Various news services are coming out with snippets and quotes from Joran Hagglund’s new book about his time involved with the sale of Saab.
This translation is from SvD and was provided by Arild.
Some commentary from my own point of view follows the excerpts.
Hagglund reveals GM’s hidden agenda
Saab Automobile was supposed to be doomed.
General Motors had early on decided to close down Saab but to the public GM gave a different impression.
That there really was a hidden agenda and an internal power struggle is revealed by the government’s car crises man, Secretary of State Jöran Hägglund (C) – who himself had preferred to see Fiat as the new Saab owner.
With just over a week left before the election Jöran Hägglund choose with a book, which TT has been a part of, to give his view of the 18 months when it stormed the worst around Saab.
While he describes the events from the inside, he gives continuous stabs at the political opposition.
“Foolish, opportune and irresponsible is the adjective that are closest to describe the three parties’ actions.” Throughout the book Hägglund repeats the government choice to not go in as the owner. That was the GM’s wish when the car giant trembled.
“We were frankly furious with them,” said Hägglund.
He and the others in the government’s vehicles work group had been repeatedly surprised by GM’s management’s ambivalence about what it wanted with Saab. The only thing that mattered was the scenario that was most favourable to GM.
When the worst was over and Saab had a second chance with Spyker Cars as the new owner, Hägglund writes in his book that he got “the proof of the existence of different agendas in GM’s top management”.
It was in May when Enrico Digirolamo, then GM Europe’s chief finance officer and the guy who handled the issue of Saab, said that GM already in early 2009 had decided to close Saab and he had had to work hard for a sale instead.
In the spring of that year there was a hunt for a buyer in which GM eventually chose the three candidates Renco Group, Merbanco (which later turned out to be run by an enthusiast who had gone bankrupt) and Koenigsegg Group, which became the preferred candidate for the final negotiation. Chinese Geely and BAIC was rejected.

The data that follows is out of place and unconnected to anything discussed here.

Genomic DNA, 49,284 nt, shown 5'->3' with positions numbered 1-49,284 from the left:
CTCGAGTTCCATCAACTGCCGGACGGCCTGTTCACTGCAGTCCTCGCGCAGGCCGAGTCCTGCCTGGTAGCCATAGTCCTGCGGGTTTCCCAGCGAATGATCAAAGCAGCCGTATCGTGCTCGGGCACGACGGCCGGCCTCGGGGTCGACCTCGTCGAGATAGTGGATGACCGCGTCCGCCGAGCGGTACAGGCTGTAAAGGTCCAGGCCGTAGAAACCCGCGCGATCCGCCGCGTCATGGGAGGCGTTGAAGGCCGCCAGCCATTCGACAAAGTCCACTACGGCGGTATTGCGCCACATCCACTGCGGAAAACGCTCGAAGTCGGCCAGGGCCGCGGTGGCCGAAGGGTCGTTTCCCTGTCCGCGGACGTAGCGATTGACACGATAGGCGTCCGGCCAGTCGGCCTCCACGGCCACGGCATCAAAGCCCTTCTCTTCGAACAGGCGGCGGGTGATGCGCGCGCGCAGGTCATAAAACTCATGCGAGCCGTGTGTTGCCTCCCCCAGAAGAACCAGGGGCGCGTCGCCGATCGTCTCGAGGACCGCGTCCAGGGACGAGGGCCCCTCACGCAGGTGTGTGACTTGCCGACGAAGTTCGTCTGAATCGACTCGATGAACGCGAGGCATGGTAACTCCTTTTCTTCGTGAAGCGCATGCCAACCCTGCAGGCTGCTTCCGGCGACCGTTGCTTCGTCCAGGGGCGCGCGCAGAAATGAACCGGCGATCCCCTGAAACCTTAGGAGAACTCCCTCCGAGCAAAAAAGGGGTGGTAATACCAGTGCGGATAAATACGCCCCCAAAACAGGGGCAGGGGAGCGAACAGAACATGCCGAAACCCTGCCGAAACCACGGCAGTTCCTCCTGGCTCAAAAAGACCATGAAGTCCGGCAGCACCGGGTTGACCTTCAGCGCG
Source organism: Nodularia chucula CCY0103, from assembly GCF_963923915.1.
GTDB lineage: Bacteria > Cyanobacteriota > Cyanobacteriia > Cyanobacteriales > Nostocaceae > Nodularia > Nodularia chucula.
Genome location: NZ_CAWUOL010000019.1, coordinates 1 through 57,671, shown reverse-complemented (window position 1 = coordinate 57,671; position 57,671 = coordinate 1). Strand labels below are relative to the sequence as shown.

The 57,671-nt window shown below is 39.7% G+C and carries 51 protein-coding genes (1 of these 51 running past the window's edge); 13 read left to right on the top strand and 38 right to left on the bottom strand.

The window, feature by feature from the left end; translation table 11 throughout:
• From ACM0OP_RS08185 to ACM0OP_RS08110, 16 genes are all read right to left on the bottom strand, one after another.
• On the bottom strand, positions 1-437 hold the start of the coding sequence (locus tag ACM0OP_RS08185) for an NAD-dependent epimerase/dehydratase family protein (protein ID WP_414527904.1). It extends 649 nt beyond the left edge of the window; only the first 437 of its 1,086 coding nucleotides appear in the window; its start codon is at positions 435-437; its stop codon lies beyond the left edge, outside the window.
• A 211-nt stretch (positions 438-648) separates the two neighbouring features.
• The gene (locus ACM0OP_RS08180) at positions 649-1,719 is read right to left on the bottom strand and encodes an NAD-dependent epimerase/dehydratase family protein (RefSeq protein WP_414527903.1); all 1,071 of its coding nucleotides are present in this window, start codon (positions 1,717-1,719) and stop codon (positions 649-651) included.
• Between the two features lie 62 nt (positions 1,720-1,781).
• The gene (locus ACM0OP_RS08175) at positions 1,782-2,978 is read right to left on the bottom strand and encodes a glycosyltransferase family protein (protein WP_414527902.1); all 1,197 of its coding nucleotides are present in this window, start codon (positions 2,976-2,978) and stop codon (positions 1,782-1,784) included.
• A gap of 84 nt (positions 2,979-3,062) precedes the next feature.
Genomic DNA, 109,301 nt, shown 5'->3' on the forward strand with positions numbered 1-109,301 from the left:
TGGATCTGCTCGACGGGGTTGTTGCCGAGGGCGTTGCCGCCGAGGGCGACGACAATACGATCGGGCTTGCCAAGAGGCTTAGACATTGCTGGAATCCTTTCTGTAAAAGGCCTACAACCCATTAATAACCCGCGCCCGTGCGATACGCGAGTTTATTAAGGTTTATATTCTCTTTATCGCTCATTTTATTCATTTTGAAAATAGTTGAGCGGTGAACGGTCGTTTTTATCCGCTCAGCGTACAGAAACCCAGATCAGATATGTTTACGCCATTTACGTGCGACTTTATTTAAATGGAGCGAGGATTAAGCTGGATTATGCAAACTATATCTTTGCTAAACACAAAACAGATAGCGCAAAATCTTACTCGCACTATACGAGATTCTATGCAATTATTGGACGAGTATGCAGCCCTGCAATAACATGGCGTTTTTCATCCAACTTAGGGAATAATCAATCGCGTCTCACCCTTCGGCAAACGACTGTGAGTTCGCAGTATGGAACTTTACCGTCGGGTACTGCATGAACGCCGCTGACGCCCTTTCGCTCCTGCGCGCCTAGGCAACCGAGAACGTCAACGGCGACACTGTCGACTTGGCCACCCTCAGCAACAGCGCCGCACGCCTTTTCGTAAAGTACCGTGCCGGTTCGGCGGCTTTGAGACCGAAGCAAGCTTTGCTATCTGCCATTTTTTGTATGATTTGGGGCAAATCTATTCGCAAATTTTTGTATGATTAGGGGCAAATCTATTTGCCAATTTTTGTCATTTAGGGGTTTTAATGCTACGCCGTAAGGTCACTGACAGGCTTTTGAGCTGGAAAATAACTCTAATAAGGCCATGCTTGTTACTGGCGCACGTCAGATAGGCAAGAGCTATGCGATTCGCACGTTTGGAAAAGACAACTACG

Fiat CEO Sergio Marchionne himself contacted the Swedish government, but did not find favour with GM. The government, however, ranked Fiat highest both industrial and financial, followed by the Chinese companies, writes Hägglund.
After Koenigsegg pulled out, Spyker Cars’ CEO Victor Muller worked hard to get a meeting with the government. The meeting made an impression.
It was like a kitchen fan passing by, Jöran Hägglund sums it up, confirming that Spyker was first stopped because of the Russian banker Vladimir Antonov’s ownership.
And the following was published in DI.se (I’ve only selected a bit that was additional to the SvD article):
…..But Hagglund believe that GM chief Fritz Henderson’s wife played a crucial role. She drove a Saab convertible fact, and according to Hägglund Henderson could not come home with a closure notice to her.
Then tried to get GM Swedish government to take over much of the ownership, says Joran Hagglund for DI.
In the spring of 2009 Swedish Koenigsegg stepped forward as a buyer.
A little short, according to Hagglund.
Hagglund’s role in the successful sale of Saab cannot be underestimated. The sale wasn’t going to happen without government support and he became the point man for the government’s efforts.
I really hope there’s an English translation of this book as I’d love to read his point of view.
I don’t particularly like his short-selling of the Koenigsegg Group, because in my estimation they were very serious buyers who were seriously let down by the government departments they were supposed to be relying on. If Hagglund offers no criticism of his own department’s work in the first stage of this drama (i.e. up until late November) then I think he’s probably being a little disingenuous.
Some of you might read the bit about Merbanco with some surprise, but that information was communicated here on the website early this year. Basically, CJ declared personal bankruptcy in November 2009 (IIRC), a fact I became aware of in early January. He was the spokesman for Merbanco, but wasn’t the financial strength in the group and it’s my understanding that his personal circumstances wouldn’t have disqualified him from acting in the capacity he was seeking. Of course, it made for an impossible political situation as far as dealing with Swedish government loan guarantees were concerned and it’s my understanding that Merbanco’s bid for Saab was not seriously considered by the powers that be after this became known.
CJ’s and Merbanco’s continued interest in Saab was, however, still a factor in there being continued competition for the company. From a personal point of view, CJ was very helpful in understanding the processes that were taking place. He was, and remains, a friend of Saab and a friend of this website and his personal circumstances are a technical fact that aren’t material to any of that.
The final thing I’d like to say is thank goodness the Swedish Government didn’t get their way and throw Saab into Fiat’s court. It would have been bad enough being one of a million brands under Fiat’s control, but imagine how much worse it would become after Fiat acquired Chrysler – and I don’t believe for a second that a Saab acquisition would have stopped them from continuing with the addition of Chrysler.
Saab wouldn’t have made anywhere near the progress it already has if it were under Fiat’s control.
Reading just these few notes, seeing that GM quite possibly had plans to close Saab all along, it makes me all the more happy that we didn’t sit around and let it happen quietly. The fact that we fought a pretty good, and very noisy fight means so much more now.
Thanks to Arild and to Jorgen for the translations.